South Sea Beachcombers Tour begins

 

Lugging our ten tons of luggage behind us, we finally made it to our first stop, Waikiki Beach, at 11 pm Tuesday night after an excruciating 2 hour shuttle bus ride from the airport in which our hotel – the Waikiki Circle – was, of course, the last stop on the list. Taking the shuttle bus was a major error in judgment! Note to self – spend the extra $5 on a taxi next time.

The Waikiki Circle, a 60s vintage beachfront hotel, is the cheapest on the strip by a significant amount, hence our patronage. One of the first ways one knows this is a down-market operation is that, unlike that other palatial properties along the avenue, this place has no lobby, just a desk – but, hey, it works for us.

Since we were jetlagged, of course we woke up at 5:55 am and had to find some java; the nearby Kona Coffee answered the call and we spent some minutes sitting beachfront in one of the several beachside structures that become shelters for the homeless after hours; these folks are uncermoniously rousted from their slumber every day at 6 am by the local constabulary.

For the last two days it’s been “Surf’s Up” at the South Shore; uncharacteristic 10 to 15 foot waves have been breaking along Waikiki Beach, drawing hundreds of surfers and boogie boarders, some less experienced than others. Apparently the lifeguards, using jet skies, rescued 150 people in trouble on Tuesday and 143 on Wednesday; two tourists have been lost to the waves in the last two days. Strong rip currents exist in the waters off the beach here; since I was last here (in 1980) a breakwater rock wall has been built at our end of the beach to create a safer environment for swimming.

After a couple of cups of coffee, we headed out down the beach walk in search of breakfast; somehow we made our way through the vast maze of beachfront hotel lobbies and shopping malls, through a garden with an enormous banyan tree, to the beachside restaurant of the Royal Hawaian, a huge pink palace of what looks to be 20s vintage, where we were served by a host of unhappy looking wait staff and consumed a very pricey breakfast ($45 for 2), including what had to be the worst cup of coffee ever, made with heavily clorinated water.

Beating a hasty retreat from the Royal Hawaian, we made our way along the beach and across a retaining wall to the Sheraton Waikiki, another gigantic seaside property. This small area had a few lounger and umbrella sets for rent for a ridiculous $45 a day (we passed on that opportunity and opted instead to stake out a patch of sand under the macadamia nut trees).

From the depths of the dark past, I retrieved a memory of Waikiki Beach in 1980 as a vast swath of sand much like White Rock, BC. Has it ever changed since then; what used to be a wide curve of sand is now a thin strip at low tide and nonexistent at high. Beach erosion and the higher waters caused by global climate change have altered the topography of the beach enormously, a problem that is worrying the local officials, since the impact on tourism if the beach disappears will be huge.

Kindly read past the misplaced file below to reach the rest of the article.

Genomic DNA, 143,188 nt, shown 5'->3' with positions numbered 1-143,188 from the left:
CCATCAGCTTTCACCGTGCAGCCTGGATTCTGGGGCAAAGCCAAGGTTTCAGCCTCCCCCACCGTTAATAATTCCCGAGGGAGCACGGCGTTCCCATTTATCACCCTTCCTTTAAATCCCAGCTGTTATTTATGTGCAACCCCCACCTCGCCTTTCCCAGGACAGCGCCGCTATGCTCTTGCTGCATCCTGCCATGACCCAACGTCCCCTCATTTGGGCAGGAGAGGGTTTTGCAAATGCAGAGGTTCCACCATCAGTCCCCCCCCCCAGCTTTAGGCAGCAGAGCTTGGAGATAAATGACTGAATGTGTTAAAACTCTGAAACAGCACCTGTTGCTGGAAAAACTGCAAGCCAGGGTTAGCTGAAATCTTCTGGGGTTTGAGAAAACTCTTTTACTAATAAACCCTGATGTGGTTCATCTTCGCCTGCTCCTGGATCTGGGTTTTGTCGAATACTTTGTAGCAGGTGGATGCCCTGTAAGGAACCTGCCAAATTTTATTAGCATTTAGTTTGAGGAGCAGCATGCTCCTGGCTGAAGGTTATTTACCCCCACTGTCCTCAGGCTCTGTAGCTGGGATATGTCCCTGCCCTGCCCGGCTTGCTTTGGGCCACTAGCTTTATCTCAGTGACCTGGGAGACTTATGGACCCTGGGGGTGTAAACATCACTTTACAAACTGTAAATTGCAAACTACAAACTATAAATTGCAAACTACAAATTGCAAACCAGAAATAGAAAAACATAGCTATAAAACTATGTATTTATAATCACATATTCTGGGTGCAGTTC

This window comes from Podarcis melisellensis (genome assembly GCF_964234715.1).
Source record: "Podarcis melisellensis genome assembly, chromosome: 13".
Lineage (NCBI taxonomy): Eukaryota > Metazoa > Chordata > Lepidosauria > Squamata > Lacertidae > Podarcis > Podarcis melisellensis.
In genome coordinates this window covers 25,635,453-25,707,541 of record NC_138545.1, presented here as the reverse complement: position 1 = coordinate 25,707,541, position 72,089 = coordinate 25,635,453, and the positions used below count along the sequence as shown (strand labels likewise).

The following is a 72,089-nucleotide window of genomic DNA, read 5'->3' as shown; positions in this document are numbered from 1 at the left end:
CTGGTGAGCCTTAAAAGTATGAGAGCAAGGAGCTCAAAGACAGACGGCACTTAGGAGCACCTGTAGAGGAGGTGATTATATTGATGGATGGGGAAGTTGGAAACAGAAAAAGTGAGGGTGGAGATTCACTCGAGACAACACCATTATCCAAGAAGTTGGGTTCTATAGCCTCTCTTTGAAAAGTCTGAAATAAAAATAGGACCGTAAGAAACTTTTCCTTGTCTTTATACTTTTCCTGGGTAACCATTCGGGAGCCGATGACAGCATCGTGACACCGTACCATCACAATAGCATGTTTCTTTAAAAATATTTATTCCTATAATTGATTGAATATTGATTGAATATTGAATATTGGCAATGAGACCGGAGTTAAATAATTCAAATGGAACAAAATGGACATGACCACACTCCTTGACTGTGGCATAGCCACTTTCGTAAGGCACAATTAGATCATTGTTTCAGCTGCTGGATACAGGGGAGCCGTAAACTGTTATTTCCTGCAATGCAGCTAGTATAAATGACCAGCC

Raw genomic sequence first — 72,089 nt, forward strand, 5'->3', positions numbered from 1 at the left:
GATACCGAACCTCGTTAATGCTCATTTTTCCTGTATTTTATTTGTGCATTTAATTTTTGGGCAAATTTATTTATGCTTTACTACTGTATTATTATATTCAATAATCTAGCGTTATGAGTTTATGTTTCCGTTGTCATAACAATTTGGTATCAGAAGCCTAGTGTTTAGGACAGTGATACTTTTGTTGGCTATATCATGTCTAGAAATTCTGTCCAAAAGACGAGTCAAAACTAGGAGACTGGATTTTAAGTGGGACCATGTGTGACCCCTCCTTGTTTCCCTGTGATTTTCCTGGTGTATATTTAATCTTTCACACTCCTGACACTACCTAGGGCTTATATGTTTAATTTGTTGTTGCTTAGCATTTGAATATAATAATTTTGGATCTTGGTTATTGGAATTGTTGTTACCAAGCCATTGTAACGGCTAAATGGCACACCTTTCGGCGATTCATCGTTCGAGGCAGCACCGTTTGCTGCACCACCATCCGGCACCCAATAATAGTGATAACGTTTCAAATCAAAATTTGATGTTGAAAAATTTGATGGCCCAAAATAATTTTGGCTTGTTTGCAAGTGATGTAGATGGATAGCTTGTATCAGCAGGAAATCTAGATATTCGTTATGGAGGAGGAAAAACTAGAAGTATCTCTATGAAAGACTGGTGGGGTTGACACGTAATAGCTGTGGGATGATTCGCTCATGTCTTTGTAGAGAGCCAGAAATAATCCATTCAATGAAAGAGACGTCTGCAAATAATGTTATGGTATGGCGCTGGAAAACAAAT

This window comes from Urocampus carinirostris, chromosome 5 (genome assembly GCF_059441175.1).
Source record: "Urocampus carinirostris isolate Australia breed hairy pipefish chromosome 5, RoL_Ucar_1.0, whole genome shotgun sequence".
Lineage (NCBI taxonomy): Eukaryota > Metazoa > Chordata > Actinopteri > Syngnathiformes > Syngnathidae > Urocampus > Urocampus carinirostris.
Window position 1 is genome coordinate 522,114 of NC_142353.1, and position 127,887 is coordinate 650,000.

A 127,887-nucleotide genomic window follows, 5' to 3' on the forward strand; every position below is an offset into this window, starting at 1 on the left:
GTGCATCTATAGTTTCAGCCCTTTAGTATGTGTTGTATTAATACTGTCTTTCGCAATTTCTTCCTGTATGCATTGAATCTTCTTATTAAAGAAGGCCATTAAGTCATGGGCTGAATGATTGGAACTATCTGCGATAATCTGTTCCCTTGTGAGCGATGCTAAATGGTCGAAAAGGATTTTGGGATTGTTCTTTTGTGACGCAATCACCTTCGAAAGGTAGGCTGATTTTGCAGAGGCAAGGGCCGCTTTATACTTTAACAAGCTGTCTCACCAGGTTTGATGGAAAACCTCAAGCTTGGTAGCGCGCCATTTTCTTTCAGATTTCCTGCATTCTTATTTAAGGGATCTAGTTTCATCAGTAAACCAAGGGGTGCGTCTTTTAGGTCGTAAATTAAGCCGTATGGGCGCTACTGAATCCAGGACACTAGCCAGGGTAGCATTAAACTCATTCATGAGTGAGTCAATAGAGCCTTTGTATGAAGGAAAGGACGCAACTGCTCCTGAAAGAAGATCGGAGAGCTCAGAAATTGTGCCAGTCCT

Ty and I are sun-creatures; we love the beach. But one can only spend so much time sun-worshipping; for us, there’s got to be something more to recommend a place than a great beach. And for me, Waikiki doesn’t have it. There’s very little local culture left to speak of; all the hotels and shops along the avenue are global luxury and midmarket chains, none of which we are inclined to patronise.

After an afternoon nap, we headed out to catch the  night-time action on the strip and found a few enterprising street vendors trying to beguile people in purchasing their wares, with very few takers. Ty bought a hand-made macrame anklet from a guy who said that the season was dead.

Drawn like large moths to a flame by its tiki torches and red paper lanterns, we hit the Tiki Bar at the Aston Beach Hotel for open mic night and listened to the vestiges of local culture in the songs and ukelele strummings of the lineup of musicians who followed one another onto its tiny stage. One larger young guy was terrific, with a very powerful voice and presence.

We’ve got one more day here and will spend it boogie boarding and lying on flotation devices. Tomorrow morning will see us up at 4:30 am for our flight to Apia, Samoa, the second stop on our ten month South Sea Beachcombers Tour – bula!

Read about the erosion of Waikiki Beach here.

See more pictures here.

 

 

7 Replies to “South Sea Beachcombers Tour begins”

  1. Hi U 2:you
    Great to hear that you are well on your way. We will be very interested to follow your progress! Weather still lovely here in Vancouver – perhaps we will have an Indian summer! Take care and keep in touch.
    Cheers
    Pam and Cecil

  2. Wow. Already looks like you are going to have a marvelous trip.

    I am waiting for the next postings.

    Lots of hugs

    Kathryn

  3. Hi Lisa:

    Your trip sounds fantastic. I am really impressed with your commentary but it looks like too much work for one who is retired.

    Take Care,

    R & M

  4. Hi Lisa,

    I just started reading all your entries and have made it almost through all of them! I agree with you on Waikiki and no culture, good place to chill on the beach for the worker bees of the coast. I am enjoying all your adventures, thankyou!

  5. Hi U 2:
    Have been catching-up with your travels. Can’t believe that you have been away for 10 weeks already! Sounds like you are having lots of fun and meeting lots of interesting people on your travels. Very well documented, you certainly will not forget any part of this trip! Looking forward to your next update.
    Stay safe and well.
    Cheers
    Pam and Cecil

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